An afternoon's walk down a gravel road, headed whichever way wound towards the sea. I pause to lift my face toward the sunshine, to admire a farmyard with orderly rows of cabbages and a whiff of manure, friendly goat faces staring back at me, the rusting turquoise curlicues of some former adornment now mending the fence.
And the tears come over the simple, homespun beauty against the wild backdrop of the sea - the sea in all its glory like a sapphire set in clay. The tears come with the memory of the day before, the force of the waves as I walked the pier, an old rusted anchor, an abandoned plywood raft of dubious seaworthiness, the desperation one must feel to put self and family in a so-called boat and brave the miles towards uncertain asylum. The tears come, too, at being reminded (as the sea always does) of the fierce, unfathomable love God has for me, for my team, for those we serve.
The brown-and-white setter has named himself my companion. He runs back and forth, impatient with my meandering, glancing hospitably over his shoulder to see if I'll keep up. I am glad for his company.
"We have this hope as an anchor for the soul," I'd thought as I snapped a shot of that twisted hunk of metal leaning against a white chapel wall like it was posing for a still life. ("Someone should put that verse from Hebrews and a cool filter on me and Instagram it," he'd surely thought.) Some hopes decay like that. The refugees come into the camps with eyes full of hope because they've survived the journey at all odds and now they're in Europe, blessed Europe where dreams come true. Have they read the news? Do they know about the walls, the protests, the politics? Do they know about the sexual assaults on New Years Eve, right beside the cathedral I've explored in Cologne, and how everyone seems to be calling foul on letting migrants in? (Although they were hardly the only perpetrators.) Did they see that sad sham of a cartoon, saying that sweet little Aylan would have grown up to grope women in Germany? How long before their hopes are rusty? How many will still be waiting for a permanent refuge?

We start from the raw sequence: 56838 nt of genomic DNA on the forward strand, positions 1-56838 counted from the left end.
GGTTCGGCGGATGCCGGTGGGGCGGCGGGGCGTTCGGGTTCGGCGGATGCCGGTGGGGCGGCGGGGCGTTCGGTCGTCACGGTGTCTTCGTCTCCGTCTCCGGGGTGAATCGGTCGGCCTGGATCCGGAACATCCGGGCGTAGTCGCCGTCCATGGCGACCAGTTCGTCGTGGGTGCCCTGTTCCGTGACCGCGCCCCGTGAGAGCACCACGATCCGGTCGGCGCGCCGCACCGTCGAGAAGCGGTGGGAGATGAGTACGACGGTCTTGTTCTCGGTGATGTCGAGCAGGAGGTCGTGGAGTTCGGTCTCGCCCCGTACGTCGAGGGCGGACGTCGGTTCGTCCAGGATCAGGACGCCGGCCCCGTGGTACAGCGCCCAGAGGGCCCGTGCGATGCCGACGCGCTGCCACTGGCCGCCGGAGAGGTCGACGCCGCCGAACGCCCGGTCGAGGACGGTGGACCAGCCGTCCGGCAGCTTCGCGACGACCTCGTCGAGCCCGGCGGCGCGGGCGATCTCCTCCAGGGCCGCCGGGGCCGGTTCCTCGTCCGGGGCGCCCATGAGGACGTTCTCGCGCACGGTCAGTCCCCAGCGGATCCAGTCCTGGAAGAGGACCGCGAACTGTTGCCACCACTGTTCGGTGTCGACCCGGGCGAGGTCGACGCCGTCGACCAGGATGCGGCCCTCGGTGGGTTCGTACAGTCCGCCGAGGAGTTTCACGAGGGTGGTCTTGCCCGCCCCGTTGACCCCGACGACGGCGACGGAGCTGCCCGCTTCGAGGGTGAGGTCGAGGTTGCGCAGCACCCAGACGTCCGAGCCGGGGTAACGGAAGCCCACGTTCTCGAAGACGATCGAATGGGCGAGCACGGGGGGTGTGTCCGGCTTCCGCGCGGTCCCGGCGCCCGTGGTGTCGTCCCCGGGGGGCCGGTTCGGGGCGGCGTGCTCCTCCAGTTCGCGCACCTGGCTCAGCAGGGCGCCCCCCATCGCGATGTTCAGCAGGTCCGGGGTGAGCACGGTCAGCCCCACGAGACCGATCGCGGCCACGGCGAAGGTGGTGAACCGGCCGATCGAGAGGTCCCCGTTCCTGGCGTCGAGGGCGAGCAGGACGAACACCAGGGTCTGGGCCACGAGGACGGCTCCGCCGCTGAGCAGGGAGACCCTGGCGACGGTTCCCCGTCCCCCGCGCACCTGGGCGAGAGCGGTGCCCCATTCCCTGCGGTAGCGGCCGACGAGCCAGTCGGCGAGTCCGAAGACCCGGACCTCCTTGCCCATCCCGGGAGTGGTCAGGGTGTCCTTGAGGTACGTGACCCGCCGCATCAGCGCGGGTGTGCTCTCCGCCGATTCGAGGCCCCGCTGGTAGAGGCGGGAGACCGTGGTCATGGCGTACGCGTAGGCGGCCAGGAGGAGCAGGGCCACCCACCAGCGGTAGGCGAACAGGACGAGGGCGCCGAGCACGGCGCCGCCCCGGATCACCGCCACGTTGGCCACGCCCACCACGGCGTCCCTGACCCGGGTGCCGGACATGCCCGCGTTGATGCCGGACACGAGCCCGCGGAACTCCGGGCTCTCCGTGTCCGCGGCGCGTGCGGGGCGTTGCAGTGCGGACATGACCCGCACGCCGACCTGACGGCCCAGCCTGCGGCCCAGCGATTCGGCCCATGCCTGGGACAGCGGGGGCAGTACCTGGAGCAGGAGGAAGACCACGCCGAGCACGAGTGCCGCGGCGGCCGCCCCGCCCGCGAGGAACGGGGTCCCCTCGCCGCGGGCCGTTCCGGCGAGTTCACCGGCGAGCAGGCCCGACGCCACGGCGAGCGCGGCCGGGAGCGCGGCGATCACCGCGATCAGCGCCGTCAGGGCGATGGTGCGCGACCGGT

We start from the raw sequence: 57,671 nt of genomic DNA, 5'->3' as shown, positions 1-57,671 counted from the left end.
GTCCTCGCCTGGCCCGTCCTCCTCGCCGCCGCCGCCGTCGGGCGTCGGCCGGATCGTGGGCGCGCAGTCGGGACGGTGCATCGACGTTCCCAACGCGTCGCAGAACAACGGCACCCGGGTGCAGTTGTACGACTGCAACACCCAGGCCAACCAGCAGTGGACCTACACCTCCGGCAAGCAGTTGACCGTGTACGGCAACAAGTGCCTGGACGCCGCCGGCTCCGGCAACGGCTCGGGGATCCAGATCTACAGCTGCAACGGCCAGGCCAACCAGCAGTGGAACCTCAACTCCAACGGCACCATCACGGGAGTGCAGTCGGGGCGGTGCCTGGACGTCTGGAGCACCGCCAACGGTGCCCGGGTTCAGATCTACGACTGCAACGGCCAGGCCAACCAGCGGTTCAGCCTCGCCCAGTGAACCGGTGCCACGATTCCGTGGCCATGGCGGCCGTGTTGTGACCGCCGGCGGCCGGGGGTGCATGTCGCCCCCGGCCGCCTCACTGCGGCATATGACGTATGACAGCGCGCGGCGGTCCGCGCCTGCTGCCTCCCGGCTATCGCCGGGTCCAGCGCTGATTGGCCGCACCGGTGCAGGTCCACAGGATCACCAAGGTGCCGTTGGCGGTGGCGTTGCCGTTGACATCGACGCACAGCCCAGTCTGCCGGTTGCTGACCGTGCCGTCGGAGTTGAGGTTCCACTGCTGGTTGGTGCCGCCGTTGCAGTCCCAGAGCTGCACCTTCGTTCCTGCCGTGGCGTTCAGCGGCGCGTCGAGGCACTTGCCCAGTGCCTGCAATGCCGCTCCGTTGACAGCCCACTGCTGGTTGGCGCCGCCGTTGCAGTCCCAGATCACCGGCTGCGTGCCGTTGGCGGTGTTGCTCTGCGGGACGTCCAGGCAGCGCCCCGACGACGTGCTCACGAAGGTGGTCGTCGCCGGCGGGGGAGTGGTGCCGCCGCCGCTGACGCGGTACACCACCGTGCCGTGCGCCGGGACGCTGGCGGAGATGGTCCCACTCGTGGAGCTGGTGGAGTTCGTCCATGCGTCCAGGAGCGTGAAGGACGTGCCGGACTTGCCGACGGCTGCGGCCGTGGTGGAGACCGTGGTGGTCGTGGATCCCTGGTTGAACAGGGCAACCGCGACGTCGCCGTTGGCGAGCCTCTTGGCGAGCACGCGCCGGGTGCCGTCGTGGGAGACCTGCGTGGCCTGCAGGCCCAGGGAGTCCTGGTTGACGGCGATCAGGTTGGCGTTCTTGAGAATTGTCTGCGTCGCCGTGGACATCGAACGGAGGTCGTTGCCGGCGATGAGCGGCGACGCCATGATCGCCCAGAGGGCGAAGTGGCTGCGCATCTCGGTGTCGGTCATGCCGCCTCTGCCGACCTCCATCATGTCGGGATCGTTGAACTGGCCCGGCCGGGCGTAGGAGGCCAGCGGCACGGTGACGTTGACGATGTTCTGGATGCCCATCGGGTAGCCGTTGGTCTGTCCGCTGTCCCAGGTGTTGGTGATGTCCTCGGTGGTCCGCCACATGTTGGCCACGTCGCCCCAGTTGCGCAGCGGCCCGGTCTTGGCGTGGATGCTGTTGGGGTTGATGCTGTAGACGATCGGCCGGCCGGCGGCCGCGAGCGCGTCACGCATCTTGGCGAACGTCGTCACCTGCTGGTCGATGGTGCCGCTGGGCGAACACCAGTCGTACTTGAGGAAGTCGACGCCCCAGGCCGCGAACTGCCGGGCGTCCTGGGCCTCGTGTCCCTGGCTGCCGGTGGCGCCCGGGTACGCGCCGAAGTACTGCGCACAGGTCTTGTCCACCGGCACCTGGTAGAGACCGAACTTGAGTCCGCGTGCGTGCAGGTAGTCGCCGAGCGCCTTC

"You have to be kind to me," one Syrian asylum-seeker said upon his arrest after the horror in Germany. "Mrs. Merkell invited me." And that's what makes the papers. Not Ani, the 15-year-old who sings us an Afghan song and wants to be a doctor when she grows up so she can help people. Not the young Syrian mother who needs help climbing into a top bunk because she's never roughed it a day of her upperclass existence - and yet she tells us that when the coast guard came to them in the water, she'd called out, "Just take my babies! Take my friend! Leave me!" Her husband is out working on their paperwork, though it's the middle of the night. I help her spread blanket after blanket across the top bunk, because all the mattresses are occupied. "What's your opinion, is it good?" she asks, and I don't know what to say because it's blankets over metal slats on a bunk in a dark, dank room that used to be a prison cell. I'm taller by far, so I lift her 5-year-old into the bed. Then I boost her in, too, and take the baby from her blankly staring friend to lift him up to his mother. Both women can't be much older than my students.